Since November 2003, when rules allowed consumers to take their cellphone number to a new provider, Verizon Wireless added 1.5 million subscribers, the largest gain of the big six players. It also posted the best churn rate of the mass-market wireless brands-or the percentage of customers leaving a service-with an impressively low 1.7% for the quarter, according to Loop Capital Marketing, Chicago.
"We always had a network-quality message; local number portability didn't change that message," said Brenda Raney a spokeswoman at Verizon Wireless, which has built its brand on a them of network quality with its Test Man advertising campaign.
Also growing subscribers at a fast clip was youth-targeted value brand T-Mobile, with an additional 1 million consumers. Its churn rate, however, at 3.2%, was one of the highest in the business, second only to AT&T Wireless, which had a 3.3 % churn amid widely publicized problems with physically transferring numbers.
Making the third-largest rise was Nextel, largely regarded as a business-to-business player, picking up 553,000 customers in the fourth quarter with a niche product offering: its Push to Talk walkie-talkie-like service.
Sprint PCS and AT&T saw smaller gains. Analysts said because consumers viewed them as too similar, the carriers resorted to cut-rate deals to get customers-a move that bruised profits.
Verizon Wireless and AT&T offered free calls to subscribers on their individual service; AT&T has pitched free phones every year; Sprint has expanded its night hours from 7 p.m. instead of 9 p.m.; T-Mobile hyped free Friday calls.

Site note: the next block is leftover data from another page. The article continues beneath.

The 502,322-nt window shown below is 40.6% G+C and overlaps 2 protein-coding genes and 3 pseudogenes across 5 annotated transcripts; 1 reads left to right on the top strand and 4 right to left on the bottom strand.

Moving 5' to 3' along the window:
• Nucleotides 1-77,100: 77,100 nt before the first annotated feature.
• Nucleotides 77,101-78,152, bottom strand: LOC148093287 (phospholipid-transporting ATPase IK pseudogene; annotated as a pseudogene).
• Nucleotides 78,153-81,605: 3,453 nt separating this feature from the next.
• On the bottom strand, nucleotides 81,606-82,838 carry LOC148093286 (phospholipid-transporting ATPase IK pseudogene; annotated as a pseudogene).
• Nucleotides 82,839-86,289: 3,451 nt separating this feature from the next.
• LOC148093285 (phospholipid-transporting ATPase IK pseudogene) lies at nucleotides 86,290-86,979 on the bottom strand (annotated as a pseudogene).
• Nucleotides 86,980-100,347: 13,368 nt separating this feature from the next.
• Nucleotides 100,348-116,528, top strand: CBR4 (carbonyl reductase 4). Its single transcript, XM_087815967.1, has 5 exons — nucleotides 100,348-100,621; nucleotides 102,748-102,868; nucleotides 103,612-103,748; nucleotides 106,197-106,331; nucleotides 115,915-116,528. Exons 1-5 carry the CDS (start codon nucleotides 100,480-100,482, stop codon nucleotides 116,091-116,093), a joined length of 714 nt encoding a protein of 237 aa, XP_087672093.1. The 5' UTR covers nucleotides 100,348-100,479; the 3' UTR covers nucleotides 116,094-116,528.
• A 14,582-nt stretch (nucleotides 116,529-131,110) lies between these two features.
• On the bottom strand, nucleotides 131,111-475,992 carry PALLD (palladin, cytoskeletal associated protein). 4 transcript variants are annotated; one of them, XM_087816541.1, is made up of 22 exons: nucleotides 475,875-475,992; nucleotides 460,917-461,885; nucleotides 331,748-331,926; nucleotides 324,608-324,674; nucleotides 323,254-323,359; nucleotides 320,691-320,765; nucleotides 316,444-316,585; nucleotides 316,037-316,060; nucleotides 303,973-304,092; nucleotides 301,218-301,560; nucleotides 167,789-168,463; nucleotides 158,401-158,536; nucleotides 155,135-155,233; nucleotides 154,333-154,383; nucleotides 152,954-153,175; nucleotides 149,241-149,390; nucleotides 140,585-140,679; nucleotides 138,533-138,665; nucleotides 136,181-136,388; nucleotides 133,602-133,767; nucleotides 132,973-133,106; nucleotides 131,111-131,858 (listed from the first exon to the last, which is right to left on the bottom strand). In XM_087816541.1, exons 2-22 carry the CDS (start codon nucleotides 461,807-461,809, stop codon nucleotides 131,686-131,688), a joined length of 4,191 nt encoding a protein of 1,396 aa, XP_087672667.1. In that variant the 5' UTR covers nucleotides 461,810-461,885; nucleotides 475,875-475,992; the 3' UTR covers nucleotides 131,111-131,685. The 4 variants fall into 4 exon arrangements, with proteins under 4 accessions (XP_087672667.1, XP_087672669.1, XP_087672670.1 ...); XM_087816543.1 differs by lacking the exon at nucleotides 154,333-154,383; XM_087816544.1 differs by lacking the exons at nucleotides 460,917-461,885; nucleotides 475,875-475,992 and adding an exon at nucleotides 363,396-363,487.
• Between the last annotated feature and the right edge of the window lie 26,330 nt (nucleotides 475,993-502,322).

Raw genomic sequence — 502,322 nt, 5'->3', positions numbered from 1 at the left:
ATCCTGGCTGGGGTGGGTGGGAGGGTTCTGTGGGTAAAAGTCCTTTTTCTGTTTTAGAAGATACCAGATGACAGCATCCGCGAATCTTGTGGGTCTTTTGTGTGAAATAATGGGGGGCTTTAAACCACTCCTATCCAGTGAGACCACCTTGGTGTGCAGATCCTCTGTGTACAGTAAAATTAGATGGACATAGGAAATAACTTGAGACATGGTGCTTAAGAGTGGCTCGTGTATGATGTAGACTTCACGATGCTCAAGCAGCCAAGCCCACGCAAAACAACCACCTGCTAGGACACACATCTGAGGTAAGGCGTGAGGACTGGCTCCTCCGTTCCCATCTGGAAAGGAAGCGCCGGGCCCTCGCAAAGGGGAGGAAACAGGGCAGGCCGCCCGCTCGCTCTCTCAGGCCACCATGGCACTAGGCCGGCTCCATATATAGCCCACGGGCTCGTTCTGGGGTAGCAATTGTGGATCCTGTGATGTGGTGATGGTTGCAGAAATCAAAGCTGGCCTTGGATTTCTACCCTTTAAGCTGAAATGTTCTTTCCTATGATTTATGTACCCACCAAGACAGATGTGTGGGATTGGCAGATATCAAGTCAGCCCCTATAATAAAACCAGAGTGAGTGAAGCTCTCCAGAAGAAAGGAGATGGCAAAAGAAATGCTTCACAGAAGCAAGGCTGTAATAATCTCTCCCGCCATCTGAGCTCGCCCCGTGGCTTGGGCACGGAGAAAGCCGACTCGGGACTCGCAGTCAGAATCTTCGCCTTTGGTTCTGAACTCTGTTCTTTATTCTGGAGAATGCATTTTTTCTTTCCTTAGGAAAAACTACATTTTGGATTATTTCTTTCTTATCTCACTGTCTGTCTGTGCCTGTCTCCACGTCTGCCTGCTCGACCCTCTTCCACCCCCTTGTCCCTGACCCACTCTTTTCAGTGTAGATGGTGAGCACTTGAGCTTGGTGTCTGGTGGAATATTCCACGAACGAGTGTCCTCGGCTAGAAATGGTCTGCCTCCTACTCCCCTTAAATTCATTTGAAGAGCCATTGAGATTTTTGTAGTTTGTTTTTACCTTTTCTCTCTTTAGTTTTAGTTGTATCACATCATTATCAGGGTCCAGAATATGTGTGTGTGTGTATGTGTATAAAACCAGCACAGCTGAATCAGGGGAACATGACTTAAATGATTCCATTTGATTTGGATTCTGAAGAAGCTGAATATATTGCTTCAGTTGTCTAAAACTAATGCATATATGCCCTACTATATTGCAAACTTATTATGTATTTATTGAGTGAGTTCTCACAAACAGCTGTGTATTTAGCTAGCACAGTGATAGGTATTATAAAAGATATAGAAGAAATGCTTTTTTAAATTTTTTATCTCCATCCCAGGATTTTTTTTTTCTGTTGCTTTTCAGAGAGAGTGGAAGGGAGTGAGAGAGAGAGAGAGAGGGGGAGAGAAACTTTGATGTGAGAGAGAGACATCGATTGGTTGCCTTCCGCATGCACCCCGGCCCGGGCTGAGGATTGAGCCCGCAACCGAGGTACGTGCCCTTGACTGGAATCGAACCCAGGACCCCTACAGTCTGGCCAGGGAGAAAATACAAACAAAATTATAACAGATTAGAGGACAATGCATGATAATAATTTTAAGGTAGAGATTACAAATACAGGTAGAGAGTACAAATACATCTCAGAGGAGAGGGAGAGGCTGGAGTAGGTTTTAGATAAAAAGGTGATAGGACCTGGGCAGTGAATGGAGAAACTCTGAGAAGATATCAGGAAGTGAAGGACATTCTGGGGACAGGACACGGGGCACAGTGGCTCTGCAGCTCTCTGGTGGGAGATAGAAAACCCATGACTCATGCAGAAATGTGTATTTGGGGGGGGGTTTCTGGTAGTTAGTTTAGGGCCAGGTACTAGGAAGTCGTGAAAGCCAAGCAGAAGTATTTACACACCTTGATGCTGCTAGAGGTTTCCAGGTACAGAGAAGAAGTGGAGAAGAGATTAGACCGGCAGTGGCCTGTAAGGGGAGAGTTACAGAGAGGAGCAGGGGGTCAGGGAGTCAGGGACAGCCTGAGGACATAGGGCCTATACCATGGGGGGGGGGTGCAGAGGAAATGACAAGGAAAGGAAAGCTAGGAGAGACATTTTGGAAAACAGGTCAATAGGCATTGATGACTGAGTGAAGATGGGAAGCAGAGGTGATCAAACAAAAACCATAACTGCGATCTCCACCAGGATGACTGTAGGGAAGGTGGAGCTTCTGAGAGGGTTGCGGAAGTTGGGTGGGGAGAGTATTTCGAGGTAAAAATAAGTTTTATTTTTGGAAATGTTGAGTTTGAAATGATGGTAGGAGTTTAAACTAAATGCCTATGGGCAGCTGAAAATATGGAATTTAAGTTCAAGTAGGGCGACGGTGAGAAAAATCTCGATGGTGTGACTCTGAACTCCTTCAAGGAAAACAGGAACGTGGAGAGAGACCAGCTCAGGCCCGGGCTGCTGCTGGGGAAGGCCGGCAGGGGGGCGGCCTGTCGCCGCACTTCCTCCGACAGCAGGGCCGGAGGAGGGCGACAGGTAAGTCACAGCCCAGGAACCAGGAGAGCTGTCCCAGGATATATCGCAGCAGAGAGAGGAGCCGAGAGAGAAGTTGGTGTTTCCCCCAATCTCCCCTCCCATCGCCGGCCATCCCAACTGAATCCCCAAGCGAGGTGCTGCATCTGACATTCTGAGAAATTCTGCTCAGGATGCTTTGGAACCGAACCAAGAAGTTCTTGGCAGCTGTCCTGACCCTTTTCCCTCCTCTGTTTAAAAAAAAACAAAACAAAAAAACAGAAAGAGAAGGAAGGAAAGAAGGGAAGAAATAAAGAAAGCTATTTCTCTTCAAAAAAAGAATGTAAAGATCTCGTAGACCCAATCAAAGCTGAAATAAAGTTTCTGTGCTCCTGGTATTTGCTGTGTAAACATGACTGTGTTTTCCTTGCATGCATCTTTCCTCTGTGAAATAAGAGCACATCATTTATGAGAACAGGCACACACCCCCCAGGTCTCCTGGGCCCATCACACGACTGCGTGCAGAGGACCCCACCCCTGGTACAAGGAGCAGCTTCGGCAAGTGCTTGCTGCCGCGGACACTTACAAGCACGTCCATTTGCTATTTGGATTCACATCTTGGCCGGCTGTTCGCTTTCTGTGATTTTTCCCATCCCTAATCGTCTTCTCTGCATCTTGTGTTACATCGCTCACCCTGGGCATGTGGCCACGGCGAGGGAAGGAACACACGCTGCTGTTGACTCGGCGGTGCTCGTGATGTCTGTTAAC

Such offers come at a price. Andrei Jezierski, partner in tech consultancy i2 Partners, New York, said the effectiveness of ad spending for generating revenue in the sector is declining. "The yield the telecom companies are getting for each additional ad dollar is dropping precipitously because the market is so crowded," he said. "For every incremental ad dollar being spent, wireless carriers are losing $12 in revenue."
No big bang
A recent study by his firm of the ad spending of T-Mobile and AT&T Wireless found that their combined outlay in 2001 was $1.2 billion, yet the two carriers' revenue per incremental ad dollar dropped by $10. For 2002, combined ad spending jumped to $1.4 billion, yet revenue per incremental ad dollar was down by $13.
Telecom marketers' media outlay for landline local and long distance, cellphone and pagers service was $4.3 billion in 2002, according to TNS Media Intelligence/CMR. Spending for the first 11 months of 2003 was $4.43 billion, up more than $100 million from the entire previous year and without accounting for the important December holiday season, and up from $3.87 billion for the first 11 months of 2002.
With all that wireless spending, "There hasn't been any big-bang marketing shift" resulting from portability, Mr. Jezierski said.
Yankee Group analyst Roger Entner said far fewer than the anticipated 10 million to 12 million consumers ported their number, adding that switchers were limited to the "very dissatisfied" and opportunists looking for a better package. He said the rate of switchovers remained similar to the rate prior to portability, noting that all carriers' subscriber bases grew not because of switching alone but due to a 27% increase in mobile phone subscribers overall.
Bill Cram, analyst, Loop Capital Marketing, said the full impact of portability won't hit the wireless marketplace until the third quarter of this year, as it rolls out into rural areas. At the same time, a number of cooler phones likely to stimulate switching, particularly those from Motorola, didn't hit the shelves until after the holiday selling season. "If you're looking into a two-year contract, you want a nice phone," said Mr. Cram.